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Warning Labels for Kidcare

by Naomi Lopez
September 2, 1997

Americans have reason to be wary when the new children's health care program is praised by Senate Minority Leader Tom Daschle, South Dakota Democrat, as "the single biggest health achievement since we passed Medicaid in 1965."

The Balanced Budget Act of 1997, signed into law by the president last month, establishes a new 10-year $48 billion Child Health Assistance Program (CHAP) that provides federal matching funds to states for covering uninsured children. With only four short weeks until Oct. 1, the date when states may begin drawing federal matching funds, states soon will develop their children's health care programs. There has never been a more important time for free-market state legislators to practice what they preach. They must insure against any further government encroachment on our economic and health freedom and should make every effort to preserve health care quality and choice.

How can states best cover uninsured children? The new law allows the states to pursue a variety of options. States may expand their current Medicaid program, establish a separate state child health insurance program, offer a combination of both, or provide health care services directly, through hospitals, for example, or the public schools. This latter option deserves special attention, as the infrastructure for socializing medicine through the public school system is already well entrenched across the nation. According to the Robert Wood Johnson Foundation affiliate Making the Grades March 1997 report, there are more than 900 school-based health centers operating in all but seven states around the country.

Irwin Redlener, president of the New York-based Children's Health Fund revealed his vision for children's health when he told the Bureau of National Affairs, "There are elementary schools everywhere in this country; theoretically we could blanket this country with school-based health services and concentrate on the underserved areas." He added that, "School health care used to function in a vacuum. But now the functions have changed, they are providing counseling, dealing with psychosocial problems, not just bruises and headaches." While this vision may seem efficient, the result will be disastrous. It would remove parents from their children's health, limit physician choice and compromise health care quality, at taxpayers' expense.

The implications of such a system reach well beyond compromising both economic freedom and health quality. This system also threatens individual health privacy, parental rights, and educational choice. According to Sue Blevins, president of the Institute for Health Freedom, "Any state legislator who helps develop school-based health care programs is clearly working toward the goal of socialism." One has to wonder why the same public school systems that fail to educate America's children should be permitted to expand their mission to include medical and psychological treatment of children's health needs.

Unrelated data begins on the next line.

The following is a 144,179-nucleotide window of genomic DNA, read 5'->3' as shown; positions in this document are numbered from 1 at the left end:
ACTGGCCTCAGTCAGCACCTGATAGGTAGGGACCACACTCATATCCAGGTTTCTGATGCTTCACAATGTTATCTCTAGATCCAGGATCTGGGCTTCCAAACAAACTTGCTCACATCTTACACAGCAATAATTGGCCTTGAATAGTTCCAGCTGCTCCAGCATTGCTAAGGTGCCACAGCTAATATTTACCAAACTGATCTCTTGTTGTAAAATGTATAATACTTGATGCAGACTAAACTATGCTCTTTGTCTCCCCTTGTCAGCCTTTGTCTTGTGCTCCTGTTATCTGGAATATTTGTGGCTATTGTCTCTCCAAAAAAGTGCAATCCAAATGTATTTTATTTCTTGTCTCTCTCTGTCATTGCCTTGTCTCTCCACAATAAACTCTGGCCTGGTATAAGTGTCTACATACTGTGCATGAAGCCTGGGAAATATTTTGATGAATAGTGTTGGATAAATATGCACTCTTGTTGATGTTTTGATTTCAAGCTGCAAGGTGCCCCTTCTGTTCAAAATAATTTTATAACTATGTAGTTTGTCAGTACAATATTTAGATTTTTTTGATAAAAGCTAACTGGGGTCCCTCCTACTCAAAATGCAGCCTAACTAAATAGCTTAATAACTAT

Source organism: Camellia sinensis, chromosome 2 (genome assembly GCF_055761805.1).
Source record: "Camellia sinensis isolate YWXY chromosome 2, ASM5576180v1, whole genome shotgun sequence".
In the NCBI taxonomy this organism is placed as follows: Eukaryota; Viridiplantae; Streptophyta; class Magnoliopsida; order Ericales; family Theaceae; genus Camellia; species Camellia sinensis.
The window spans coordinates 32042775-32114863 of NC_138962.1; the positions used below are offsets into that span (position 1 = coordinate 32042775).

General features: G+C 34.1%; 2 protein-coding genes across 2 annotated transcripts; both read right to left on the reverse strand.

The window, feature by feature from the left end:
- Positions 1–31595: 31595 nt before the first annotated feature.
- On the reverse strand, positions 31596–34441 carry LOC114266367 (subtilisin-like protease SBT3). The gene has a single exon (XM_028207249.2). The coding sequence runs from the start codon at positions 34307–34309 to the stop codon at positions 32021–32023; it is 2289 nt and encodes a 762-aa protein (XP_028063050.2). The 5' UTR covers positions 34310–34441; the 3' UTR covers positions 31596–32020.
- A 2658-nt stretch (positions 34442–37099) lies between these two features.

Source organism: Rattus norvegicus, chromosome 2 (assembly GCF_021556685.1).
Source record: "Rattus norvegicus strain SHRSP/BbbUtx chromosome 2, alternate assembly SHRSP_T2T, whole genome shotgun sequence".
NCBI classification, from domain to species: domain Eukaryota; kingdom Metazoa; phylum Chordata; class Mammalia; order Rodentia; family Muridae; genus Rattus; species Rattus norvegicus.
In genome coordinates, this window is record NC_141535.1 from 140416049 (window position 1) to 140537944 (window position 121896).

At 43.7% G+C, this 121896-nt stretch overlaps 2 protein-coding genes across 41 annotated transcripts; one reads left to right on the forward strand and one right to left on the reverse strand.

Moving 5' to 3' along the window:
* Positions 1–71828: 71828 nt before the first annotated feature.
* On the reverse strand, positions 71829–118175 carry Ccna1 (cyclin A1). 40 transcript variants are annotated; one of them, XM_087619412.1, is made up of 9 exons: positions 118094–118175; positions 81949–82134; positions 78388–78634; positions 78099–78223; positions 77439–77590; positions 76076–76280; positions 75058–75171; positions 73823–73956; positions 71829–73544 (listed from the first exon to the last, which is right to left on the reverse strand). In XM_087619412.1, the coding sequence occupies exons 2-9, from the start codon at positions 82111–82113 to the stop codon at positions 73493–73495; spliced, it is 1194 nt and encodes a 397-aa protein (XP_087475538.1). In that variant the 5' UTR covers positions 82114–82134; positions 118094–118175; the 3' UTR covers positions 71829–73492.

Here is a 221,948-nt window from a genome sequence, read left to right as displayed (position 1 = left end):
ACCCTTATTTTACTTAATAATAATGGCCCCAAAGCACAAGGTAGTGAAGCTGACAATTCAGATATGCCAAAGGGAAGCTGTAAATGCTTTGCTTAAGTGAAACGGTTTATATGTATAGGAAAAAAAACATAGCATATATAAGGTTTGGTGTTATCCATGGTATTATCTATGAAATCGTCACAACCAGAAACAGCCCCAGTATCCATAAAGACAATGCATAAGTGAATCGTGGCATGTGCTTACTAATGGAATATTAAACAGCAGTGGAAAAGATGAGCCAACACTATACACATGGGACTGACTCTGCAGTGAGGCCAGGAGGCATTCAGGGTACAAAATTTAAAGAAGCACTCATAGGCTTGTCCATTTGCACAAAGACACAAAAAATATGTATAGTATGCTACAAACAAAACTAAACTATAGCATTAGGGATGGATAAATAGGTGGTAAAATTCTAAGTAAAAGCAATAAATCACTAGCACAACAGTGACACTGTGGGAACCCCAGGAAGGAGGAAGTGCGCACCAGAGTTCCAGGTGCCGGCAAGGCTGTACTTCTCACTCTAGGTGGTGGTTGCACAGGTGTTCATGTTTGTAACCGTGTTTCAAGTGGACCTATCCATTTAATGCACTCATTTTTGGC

Even if the school-based programs are not immediately established in every area, there will be a steady and constant pressure to move into the government-sponsored program over time. According to the Congressional Budget Office, as many as half of the program recipients could be lured from private insurance into the government program. As has happened with other government health programs such as Medicare and Medicaid, this "temporary" program that is generally available to children in families having incomes up to 200 percent of the poverty level, will probably not be scaled down or eliminated after the 10-year expiration. If history is any lesson, the opposite will occur: The program's eligibility guidelines will be expanded, additional minimum required benefits will be added, and the program's costs will skyrocket.

If school-based health programs are not the answer, state legislators might be tempted to provide free health care directly through hospitals or HMOs. But according to Harvard health care economist Joseph Newhouse and the Insurance Experiment Group, free health care is not synonymous with good health. Their findings were based on a comprehensive, national health insurance study conducted by the Rand Corp. and U.S.Office of Economic Opportunity between 1974 and 1982. Researchers found that free health care had almost no effect on the health of children. In fact, health services were overutilized. The most important influences on children's health, diet and hygiene, have nothing to do with insurance. State lawmakers can, and should, avoid the strong temptation to provide any additional direct, free medical care.

Rather than pouring resources into efforts to reduce the number of uninsured children through government-sponsored programs, we should pursue free market approaches that would remove barriers to affordable insurance and health care. Such free-market approaches include removing state-mandated insurance benefits and offerings, easing physician licensing requirements, excluding Medical Savings Account contributions from taxes, and providing vouchers for the purchase of private insurance or health services.

It is no longer enough just to hold the line at every opportunity; state lawmakers must immediately reverse this dangerous course. Government health care proponents who were defeated in the 1994 universal health insurance fight may have lost that battle, but they ware winning the war in attaining socialized medicine for the entire nation on a state-by-state basis. Nothing short of a long-term and fierce campaign based on free market principles and choice will reverse this dangerous trend.

Naomi Lopez is a research associate at the Institute for SocioEconomic Studies in White Plains, N.Y. The article appeared in The Washington Times, September 2, 1997. Copied with permission.